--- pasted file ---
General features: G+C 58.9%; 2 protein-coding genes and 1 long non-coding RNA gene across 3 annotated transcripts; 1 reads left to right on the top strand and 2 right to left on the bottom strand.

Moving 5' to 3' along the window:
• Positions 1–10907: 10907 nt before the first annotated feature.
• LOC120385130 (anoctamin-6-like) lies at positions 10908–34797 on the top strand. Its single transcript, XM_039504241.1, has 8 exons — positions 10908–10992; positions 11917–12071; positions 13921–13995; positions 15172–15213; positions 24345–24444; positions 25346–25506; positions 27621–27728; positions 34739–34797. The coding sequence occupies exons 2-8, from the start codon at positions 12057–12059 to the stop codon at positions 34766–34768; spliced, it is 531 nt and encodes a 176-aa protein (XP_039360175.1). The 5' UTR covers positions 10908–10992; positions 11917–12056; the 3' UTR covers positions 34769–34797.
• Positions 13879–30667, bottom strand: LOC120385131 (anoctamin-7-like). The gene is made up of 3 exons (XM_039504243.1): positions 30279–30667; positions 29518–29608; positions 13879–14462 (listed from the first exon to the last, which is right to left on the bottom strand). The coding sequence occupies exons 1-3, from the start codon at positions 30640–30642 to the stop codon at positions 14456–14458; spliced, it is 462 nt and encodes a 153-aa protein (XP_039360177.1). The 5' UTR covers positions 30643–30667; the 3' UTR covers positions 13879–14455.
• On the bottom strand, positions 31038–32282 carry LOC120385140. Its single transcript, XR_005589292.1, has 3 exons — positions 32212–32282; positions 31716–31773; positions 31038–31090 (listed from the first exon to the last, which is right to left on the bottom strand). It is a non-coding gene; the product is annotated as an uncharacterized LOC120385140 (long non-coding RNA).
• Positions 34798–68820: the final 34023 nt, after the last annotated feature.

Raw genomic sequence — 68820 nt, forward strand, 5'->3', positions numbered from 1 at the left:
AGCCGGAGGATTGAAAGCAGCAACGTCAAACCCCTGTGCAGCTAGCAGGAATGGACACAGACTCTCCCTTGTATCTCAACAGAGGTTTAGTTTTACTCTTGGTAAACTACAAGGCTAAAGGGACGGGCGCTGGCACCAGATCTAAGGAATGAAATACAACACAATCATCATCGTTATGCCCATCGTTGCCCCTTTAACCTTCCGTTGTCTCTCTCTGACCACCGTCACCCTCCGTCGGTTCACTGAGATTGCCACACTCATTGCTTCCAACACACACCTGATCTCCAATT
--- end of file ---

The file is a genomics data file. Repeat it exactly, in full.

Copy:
General features: G+C 58.9%; 2 protein-coding genes and 1 long non-coding RNA gene across 3 annotated transcripts; 1 reads left to right on the top strand and 2 right to left on the bottom strand.

Moving 5' to 3' along the window:
• Positions 1–10907: 10907 nt before the first annotated feature.
• LOC120385130 (anoctamin-6-like) lies at positions 10908–34797 on the top strand. Its single transcript, XM_039504241.1, has 8 exons — positions 10908–10992; positions 11917–12071; positions 13921–13995; positions 15172–15213; positions 24345–24444; positions 25346–25506; positions 27621–27728; positions 34739–34797. The coding sequence occupies exons 2-8, from the start codon at positions 12057–12059 to the stop codon at positions 34766–34768; spliced, it is 531 nt and encodes a 176-aa protein (XP_039360175.1). The 5' UTR covers positions 10908–10992; positions 11917–12056; the 3' UTR covers positions 34769–34797.
• Positions 13879–30667, bottom strand: LOC120385131 (anoctamin-7-like). The gene is made up of 3 exons (XM_039504243.1): positions 30279–30667; positions 29518–29608; positions 13879–14462 (listed from the first exon to the last, which is right to left on the bottom strand). The coding sequence occupies exons 1-3, from the start codon at positions 30640–30642 to the stop codon at positions 14456–14458; spliced, it is 462 nt and encodes a 153-aa protein (XP_039360177.1). The 5' UTR covers positions 30643–30667; the 3' UTR covers positions 13879–14455.
• On the bottom strand, positions 31038–32282 carry LOC120385140. Its single transcript, XR_005589292.1, has 3 exons — positions 32212–32282; positions 31716–31773; positions 31038–31090 (listed from the first exon to the last, which is right to left on the bottom strand). It is a non-coding gene; the product is annotated as an uncharacterized LOC120385140 (long non-coding RNA).
• Positions 34798–68820: the final 34023 nt, after the last annotated feature.

Raw genomic sequence — 68820 nt, forward strand, 5'->3', positions numbered from 1 at the left:
AGCCGGAGGATTGAAAGCAGCAACGTCAAACCCCTGTGCAGCTAGCAGGAATGGACACAGACTCTCCCTTGTATCTCAACAGAGGTTTAGTTTTACTCTTGGTAAACTACAAGGCTAAAGGGACGGGCGCTGGCACCAGATCTAAGGAATGAAATACAACACAATCATCATCGTTATGCCCATCGTTGCCCCTTTAACCTTCCGTTGTCTCTCTCTGACCACCGTCACCCTCCGTCGGTTCACTGAGATTGCCACACTCATTGCTTCCAACACACACCTGATCTCCAATT